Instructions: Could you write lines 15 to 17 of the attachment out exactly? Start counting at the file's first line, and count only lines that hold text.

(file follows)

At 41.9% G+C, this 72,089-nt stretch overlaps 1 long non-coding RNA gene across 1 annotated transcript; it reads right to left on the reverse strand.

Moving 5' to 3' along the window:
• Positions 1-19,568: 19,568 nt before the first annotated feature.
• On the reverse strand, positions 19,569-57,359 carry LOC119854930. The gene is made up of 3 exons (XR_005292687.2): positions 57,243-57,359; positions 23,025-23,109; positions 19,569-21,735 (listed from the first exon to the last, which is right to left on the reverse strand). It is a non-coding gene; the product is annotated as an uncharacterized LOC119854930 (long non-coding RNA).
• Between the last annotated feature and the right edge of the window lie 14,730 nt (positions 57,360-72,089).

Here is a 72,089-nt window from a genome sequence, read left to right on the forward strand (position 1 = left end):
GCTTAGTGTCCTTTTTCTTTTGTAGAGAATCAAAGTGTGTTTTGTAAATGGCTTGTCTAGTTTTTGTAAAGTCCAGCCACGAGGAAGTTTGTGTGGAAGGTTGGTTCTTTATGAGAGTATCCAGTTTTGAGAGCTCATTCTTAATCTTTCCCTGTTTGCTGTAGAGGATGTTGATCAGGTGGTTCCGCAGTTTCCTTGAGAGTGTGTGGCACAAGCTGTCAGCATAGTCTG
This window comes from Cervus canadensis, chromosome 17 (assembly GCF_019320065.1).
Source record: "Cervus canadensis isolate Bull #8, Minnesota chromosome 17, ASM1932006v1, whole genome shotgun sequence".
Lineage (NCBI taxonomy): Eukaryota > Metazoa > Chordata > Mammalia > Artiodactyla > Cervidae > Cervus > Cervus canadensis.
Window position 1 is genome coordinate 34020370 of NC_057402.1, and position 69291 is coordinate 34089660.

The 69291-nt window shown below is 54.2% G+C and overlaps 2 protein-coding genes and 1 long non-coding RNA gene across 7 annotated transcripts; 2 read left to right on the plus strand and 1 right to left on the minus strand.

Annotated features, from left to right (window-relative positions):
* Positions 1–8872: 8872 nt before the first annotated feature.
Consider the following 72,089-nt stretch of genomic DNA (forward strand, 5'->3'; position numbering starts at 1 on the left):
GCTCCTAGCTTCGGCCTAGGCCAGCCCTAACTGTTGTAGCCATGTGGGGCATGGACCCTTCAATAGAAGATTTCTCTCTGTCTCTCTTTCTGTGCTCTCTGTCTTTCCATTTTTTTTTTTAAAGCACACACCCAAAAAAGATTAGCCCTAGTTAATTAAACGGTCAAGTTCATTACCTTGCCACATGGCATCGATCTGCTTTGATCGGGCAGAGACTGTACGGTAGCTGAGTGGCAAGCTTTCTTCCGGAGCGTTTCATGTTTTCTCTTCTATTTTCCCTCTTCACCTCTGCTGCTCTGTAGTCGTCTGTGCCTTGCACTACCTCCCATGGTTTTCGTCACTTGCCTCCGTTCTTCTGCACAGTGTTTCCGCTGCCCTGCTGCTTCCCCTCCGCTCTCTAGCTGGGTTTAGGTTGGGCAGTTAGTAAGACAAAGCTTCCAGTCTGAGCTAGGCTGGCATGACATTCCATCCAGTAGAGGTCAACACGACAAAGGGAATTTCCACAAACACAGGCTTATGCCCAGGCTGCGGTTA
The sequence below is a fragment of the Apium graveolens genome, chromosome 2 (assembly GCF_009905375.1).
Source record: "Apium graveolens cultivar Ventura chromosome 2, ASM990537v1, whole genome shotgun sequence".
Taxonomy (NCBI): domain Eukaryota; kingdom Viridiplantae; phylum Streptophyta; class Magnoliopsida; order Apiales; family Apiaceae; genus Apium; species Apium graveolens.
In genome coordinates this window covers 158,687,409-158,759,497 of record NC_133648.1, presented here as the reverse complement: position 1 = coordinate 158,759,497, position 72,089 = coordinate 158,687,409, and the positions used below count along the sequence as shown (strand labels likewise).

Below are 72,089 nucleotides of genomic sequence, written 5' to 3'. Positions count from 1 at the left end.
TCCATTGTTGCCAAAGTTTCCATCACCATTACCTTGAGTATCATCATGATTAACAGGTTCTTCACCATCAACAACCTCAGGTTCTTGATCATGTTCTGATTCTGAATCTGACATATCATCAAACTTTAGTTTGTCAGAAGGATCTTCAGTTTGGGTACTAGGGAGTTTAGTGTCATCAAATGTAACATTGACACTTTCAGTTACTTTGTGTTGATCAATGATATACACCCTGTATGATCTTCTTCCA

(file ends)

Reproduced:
Consider the following 72,089-nt stretch of genomic DNA (forward strand, 5'->3'; position numbering starts at 1 on the left):
GCTCCTAGCTTCGGCCTAGGCCAGCCCTAACTGTTGTAGCCATGTGGGGCATGGACCCTTCAATAGAAGATTTCTCTCTGTCTCTCTTTCTGTGCTCTCTGTCTTTCCATTTTTTTTTTTAAAGCACACACCCAAAAAAGATTAGCCCTAGTTAATTAAACGGTCAAGTTCATTACCTTGCCACATGGCATCGATCTGCTTTGATCGGGCAGAGACTGTACGGTAGCTGAGTGGCAAGCTTTCTTCCGGAGCGTTTCATGTTTTCTCTTCTATTTTCCCTCTTCACCTCTGCTGCTCTGTAGTCGTCTGTGCCTTGCACTACCTCCCATGGTTTTCGTCACTTGCCTCCGTTCTTCTGCACAGTGTTTCCGCTGCCCTGCTGCTTCCCCTCCGCTCTCTAGCTGGGTTTAGGTTGGGCAGTTAGTAAGACAAAGCTTCCAGTCTGAGCTAGGCTGGCATGACATTCCATCCAGTAGAGGTCAACACGACAAAGGGAATTTCCACAAACACAGGCTTATGCCCAGGCTGCGGTTA
The sequence below is a fragment of the Apium graveolens genome, chromosome 2 (assembly GCF_009905375.1).